By LARA JAKES JORDAN

Associated Press Writer

WASHINGTON - The Justice Department has begun an internal investigation into its handling of information gathered in the government's domestic spying program.

However, Democrats criticized the review as too narrow to determine whether the program violated federal law.

The inquiry by Glenn A. Fine, the department's inspector general, will focus on the role of Justice prosecutors and agents in carrying out the warrantless surveillance program run by the National Security Agency.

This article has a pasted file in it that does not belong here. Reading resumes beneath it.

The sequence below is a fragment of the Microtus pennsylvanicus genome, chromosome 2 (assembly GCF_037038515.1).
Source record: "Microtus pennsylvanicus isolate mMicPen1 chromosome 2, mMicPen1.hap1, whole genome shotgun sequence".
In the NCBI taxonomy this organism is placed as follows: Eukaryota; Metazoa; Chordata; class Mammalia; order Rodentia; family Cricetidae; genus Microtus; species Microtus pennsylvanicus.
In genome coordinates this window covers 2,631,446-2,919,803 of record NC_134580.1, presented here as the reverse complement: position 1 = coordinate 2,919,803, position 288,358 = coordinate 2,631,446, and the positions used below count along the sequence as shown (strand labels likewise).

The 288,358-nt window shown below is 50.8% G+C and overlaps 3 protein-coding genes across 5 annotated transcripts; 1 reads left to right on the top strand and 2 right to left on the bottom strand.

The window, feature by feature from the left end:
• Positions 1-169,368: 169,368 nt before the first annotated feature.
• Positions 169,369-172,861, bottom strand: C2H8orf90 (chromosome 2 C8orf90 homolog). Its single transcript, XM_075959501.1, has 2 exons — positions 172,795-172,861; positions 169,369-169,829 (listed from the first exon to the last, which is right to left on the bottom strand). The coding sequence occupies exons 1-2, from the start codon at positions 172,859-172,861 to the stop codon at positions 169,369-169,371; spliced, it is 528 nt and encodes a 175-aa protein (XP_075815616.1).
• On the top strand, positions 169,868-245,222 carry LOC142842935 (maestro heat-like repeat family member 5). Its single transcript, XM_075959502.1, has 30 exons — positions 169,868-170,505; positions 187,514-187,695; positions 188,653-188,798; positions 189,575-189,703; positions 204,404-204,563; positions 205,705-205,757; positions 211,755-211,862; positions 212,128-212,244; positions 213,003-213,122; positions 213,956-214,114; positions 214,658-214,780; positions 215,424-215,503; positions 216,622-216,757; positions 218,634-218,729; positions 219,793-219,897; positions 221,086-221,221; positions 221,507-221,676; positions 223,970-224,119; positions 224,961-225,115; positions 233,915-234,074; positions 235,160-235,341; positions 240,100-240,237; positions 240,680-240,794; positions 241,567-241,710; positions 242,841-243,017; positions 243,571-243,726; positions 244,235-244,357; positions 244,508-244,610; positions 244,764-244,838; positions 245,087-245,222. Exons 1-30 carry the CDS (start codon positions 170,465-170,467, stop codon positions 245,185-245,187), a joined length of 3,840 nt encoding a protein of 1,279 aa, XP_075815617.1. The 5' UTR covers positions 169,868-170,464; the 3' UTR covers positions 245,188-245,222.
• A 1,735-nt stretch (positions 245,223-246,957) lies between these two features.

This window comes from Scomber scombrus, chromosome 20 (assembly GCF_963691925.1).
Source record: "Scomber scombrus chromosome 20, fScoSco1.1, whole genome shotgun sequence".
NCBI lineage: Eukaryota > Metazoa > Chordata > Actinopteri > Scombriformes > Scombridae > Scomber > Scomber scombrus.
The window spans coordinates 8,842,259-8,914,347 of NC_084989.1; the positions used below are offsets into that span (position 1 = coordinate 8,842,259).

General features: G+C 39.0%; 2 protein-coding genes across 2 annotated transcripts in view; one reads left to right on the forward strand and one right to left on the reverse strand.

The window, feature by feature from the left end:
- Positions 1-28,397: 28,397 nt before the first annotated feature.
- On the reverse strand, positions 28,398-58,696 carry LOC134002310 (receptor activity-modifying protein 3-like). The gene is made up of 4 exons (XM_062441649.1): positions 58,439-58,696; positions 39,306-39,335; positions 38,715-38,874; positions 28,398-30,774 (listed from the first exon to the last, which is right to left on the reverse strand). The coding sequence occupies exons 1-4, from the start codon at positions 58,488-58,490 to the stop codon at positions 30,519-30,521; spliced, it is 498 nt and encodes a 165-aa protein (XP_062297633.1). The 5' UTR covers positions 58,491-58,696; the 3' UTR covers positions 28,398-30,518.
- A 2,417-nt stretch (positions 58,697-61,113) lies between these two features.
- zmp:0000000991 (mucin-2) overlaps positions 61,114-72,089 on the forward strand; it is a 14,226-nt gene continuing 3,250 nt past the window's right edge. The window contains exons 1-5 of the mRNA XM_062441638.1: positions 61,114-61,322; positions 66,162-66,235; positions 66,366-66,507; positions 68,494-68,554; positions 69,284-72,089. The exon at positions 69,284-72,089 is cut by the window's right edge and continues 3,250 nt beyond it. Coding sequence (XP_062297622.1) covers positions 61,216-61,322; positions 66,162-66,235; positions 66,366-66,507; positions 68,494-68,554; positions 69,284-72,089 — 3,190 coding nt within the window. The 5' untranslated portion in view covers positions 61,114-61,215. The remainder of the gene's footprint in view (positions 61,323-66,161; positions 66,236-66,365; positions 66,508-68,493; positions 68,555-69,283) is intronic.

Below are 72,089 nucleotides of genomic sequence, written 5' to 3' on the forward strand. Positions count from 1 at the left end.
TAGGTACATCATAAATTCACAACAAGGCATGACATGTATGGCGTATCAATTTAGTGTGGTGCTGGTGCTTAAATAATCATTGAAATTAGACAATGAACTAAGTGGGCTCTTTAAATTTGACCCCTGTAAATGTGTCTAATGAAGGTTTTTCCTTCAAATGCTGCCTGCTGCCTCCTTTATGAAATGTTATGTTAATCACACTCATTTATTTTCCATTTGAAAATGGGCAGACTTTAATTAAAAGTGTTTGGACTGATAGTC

Fine's investigation is not expected to address whether the controversial program is an unconstitutional expansion of presidential power, as its critics and a federal judge in Detroit have charged.

"After conducting initial inquiries into the program, we have decided to open a program review that will examine the department's controls and use of information related to the program," Fine wrote in a letter dated Monday to House Judiciary Committee leaders. The four-paragraph letter was obtained by The Associated Press.

Justice Department spokesman Brian Roehrkasse said the agency welcomes the review: "We expect that this review will assist Justice Department personnel in ensuring that the department's activities comply with the legal requirements that govern the operation of the program."

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